An anthropologist embedded with meth addicts in Missouri and has an interview in the New Republic.
The trailer parks of Jefferson County, Missouri, are a far cry from the international cartels of Breaking Bad, but this is the real picture of meth in America: Eveready batteries and Red Devil Lye on kitchen counters, used syringes mixed in with children’s homework, drawers full of forks bent out of shape by chronic users’ obsessive tinkering. Over the course of nearly a decade studying home meth production in the rural U.S., SUNY Purchase anthropologist Jason Pine has looked on as Jefferson County’s practiced ‘chemists’ cook their product, watched addicts inject their own veins, and visited houses destroyed by meth lab explosions. “Jefferson County is largely rural,” Pine told me. “Houses can be quite secluded. It has rocky ridges that make it unsuitable for farming, but great for meth cooking.”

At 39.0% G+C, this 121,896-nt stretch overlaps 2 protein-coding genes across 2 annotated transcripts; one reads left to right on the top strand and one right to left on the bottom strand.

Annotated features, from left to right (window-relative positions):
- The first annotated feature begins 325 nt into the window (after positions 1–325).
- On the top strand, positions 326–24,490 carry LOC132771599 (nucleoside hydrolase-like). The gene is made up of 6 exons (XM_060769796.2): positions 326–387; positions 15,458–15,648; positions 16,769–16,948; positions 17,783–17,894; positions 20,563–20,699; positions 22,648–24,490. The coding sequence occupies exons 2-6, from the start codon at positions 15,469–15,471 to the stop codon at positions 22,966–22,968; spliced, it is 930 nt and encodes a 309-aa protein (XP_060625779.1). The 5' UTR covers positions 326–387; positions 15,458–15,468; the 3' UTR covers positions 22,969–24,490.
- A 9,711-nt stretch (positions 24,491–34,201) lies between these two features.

If you’re interested, a couple more articles by the author are available here and here.
2 thoughts on “Home is where the meth is”
Reblogged this on Affordable Alcohol and Drug Assessments in St. Louis.
Great article! What interesting insight that meth functions as blue collar Adderall, that it helps feed a feeling of industriousness that so many Americans, rich or poor, hold close to their hearts. An illustration of what Mark Kleinman said, “the politics of drug policy is never very far from identity politics” (http://books.google.com/books?id=T9FoAgAAQBAJ&pg=PA186&lpg=PA186&dq=%22the+politics+of+drug+policy+is+never+very+far+from+identity+politics%22&source=bl&ots=LPoD_XIpU0&sig=mESCE6ZfwZwqTHk3s_4T8hh3afY&hl=en&sa=X&ei=NoreUojRHri-sQTYxICwAg&ved=0CDMQ6AEwAQ#v=onepage&q=%22the%20politics%20of%20drug%20policy%20is%20never%20very%20far%20from%20identity%20politics%22&f=false)
Thanks for sharing this piece.
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